oles-iain-introUpon my arrival in Salamanca, I decided to bite the bullet and get some last-minute Spanish tuition. My reasoning was two-fold: primarily, I’d be able to brush up on my Spanish before diving headlong into class; and secondly, I’d meet other Erasmus students grappling with this wonderful, popular language.

Hola. Me gustaría matricularme en los cursos intensivos de español para los estudiantes Erasmus.
(Hi. I’d like to enrol for the intensive Spanish classes for Erasmus students.)

The woman looked at me over her glasses – I got the sense she had been subjected to this phrase in a number of broken, twisted Spanish accents over the last couple of days. She requested my passport and my acceptance letter in order to bring up my profile on the University system. There was a tense moment of silence, punctuated only by the sporadic battering of a keyboard and the click of a mouse. After a few moments, I began to get nervous.

Lo siento – no tengo su información aquí. Quizás usted esté perdido en la sistema.
(I’m sorry – I don’t have your information here. Perhaps you are lost in the system.)

She didn’t have my details and I was lost in the system. Great – a leitmotif of my time in this new culture so far.

“¿Perdón?” I stammered, using a remarkably versatile phrase, heavily relied on since my arrival in Salamanca a few days previously. I realised that the chances of my details miraculously appearing on her screen were so slim that only divine intervention would solve the problem for me, and given that I could see the city’s breathtaking sandstone Cathedral out the office window, the idea didn’t seem too far-fetched.

Alas, after a few more attempts – si, Iain es mi nombre (“yes, Iain is my name”); si, estoy seguro de que tengo una plaza en la universidad (“yes, I’m sure I have a place in the university”) – I left the office frustrated, and not yet matriculated. I did the only decent thing and pitched up at a café to drown my sorrows in one of Spain’s delicious thick hot chocolates. I was informed to return after the siesta with my additional documents and eventually the problem was solved.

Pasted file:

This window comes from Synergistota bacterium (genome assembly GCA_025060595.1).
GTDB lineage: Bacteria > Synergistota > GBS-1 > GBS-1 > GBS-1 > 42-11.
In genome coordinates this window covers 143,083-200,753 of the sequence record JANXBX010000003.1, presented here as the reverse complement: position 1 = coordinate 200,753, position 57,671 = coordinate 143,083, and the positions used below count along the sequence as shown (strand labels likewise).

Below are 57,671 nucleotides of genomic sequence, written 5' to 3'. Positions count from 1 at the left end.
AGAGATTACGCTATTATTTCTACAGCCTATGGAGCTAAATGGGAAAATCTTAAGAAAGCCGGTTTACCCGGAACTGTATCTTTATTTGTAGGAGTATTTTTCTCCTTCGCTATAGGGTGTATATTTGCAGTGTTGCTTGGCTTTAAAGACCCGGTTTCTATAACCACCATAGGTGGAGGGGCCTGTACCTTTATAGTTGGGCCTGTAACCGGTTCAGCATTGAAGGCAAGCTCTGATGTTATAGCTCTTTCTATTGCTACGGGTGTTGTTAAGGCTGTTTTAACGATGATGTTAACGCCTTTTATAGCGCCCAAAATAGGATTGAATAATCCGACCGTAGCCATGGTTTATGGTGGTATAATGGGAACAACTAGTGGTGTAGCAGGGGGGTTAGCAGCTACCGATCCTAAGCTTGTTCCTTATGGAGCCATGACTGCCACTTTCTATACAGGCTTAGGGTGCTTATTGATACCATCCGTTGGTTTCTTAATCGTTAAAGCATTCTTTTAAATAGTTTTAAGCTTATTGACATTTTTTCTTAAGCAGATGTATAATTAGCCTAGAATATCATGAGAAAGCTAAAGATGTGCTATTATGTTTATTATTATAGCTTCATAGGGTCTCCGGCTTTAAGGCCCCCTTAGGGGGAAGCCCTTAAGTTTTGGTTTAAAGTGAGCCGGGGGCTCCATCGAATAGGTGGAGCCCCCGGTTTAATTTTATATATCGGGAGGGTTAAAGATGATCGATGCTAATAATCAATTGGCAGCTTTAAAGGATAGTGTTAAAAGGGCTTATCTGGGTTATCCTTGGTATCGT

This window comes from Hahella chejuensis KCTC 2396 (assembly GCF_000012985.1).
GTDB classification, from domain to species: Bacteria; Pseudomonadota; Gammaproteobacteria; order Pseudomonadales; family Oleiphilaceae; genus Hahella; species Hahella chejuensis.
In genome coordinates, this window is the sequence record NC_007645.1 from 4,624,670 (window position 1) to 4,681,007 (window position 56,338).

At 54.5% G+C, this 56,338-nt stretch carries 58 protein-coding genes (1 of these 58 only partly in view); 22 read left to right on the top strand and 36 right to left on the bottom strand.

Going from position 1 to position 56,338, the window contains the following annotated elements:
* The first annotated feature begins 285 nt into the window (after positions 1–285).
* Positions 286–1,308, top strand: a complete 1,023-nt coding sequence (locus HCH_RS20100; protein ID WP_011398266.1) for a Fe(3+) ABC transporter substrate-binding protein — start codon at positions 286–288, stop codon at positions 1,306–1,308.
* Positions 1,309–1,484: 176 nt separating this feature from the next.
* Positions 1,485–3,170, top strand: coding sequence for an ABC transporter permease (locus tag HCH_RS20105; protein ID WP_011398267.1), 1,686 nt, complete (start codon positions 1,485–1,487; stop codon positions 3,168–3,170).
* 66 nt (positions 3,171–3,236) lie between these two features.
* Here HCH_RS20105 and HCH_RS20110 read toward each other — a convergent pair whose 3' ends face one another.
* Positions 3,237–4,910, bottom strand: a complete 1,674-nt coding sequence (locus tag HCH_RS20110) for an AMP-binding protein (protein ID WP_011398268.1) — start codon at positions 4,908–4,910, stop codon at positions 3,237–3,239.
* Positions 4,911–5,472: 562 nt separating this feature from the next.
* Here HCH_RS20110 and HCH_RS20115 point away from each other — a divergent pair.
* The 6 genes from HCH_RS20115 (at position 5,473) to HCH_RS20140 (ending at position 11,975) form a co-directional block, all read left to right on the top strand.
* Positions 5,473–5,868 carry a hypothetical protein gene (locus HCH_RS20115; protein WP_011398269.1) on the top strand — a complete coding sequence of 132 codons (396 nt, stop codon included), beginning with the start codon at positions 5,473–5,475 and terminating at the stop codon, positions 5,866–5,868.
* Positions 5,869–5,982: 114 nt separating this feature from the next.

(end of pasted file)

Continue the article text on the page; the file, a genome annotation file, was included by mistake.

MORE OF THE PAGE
I’m consoling myself with the thought that while things at the University aren’t quite going to plan, at least Salamanca is already exceeding my expectations. It is buzzing with the ferias (“festivals”), and the architecture is truly stunning: particular highlights include the Plaza Mayor, the aforementioned Cathedrals and the Casa de las Conchas, a University building with a facade of sculpted sandstone shells. I also realise that I am rapidly falling for the Spanish way of life: the food, the people and the drink combine to make Salamanca the polar opposite of the coastal tourist resorts which so many seem to associate with Spain.

I’m looking forward to spending my year here in Salamanca – my new home, and indeed, my new Spanish classroom.

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    2 replies to "On Location Spanish – 16th Oct 2012"

    • Steve Davis

      Iain–good luck to you in your studies. How well are you understanding the Spanish you are encountering as you go about your daily life in your new city, Salamanca?
      Steve

      • Iain

        Hello Steve, I hope you are enjoying the On Location updates!

        As for the Spanish, it’s coming along nicely – however, I certainly feel at the bottom of quite a steep learning curve. That said, day by day I’m taking little steps, rebuilding both my confidence to speak and adding to my vocabulary.

        One of the advantages of coming to Salamanca is the pure Castilian Spanish they speak here, largely free from the accents of the North and South which can throw a curve-ball to us language learners!

        Iain

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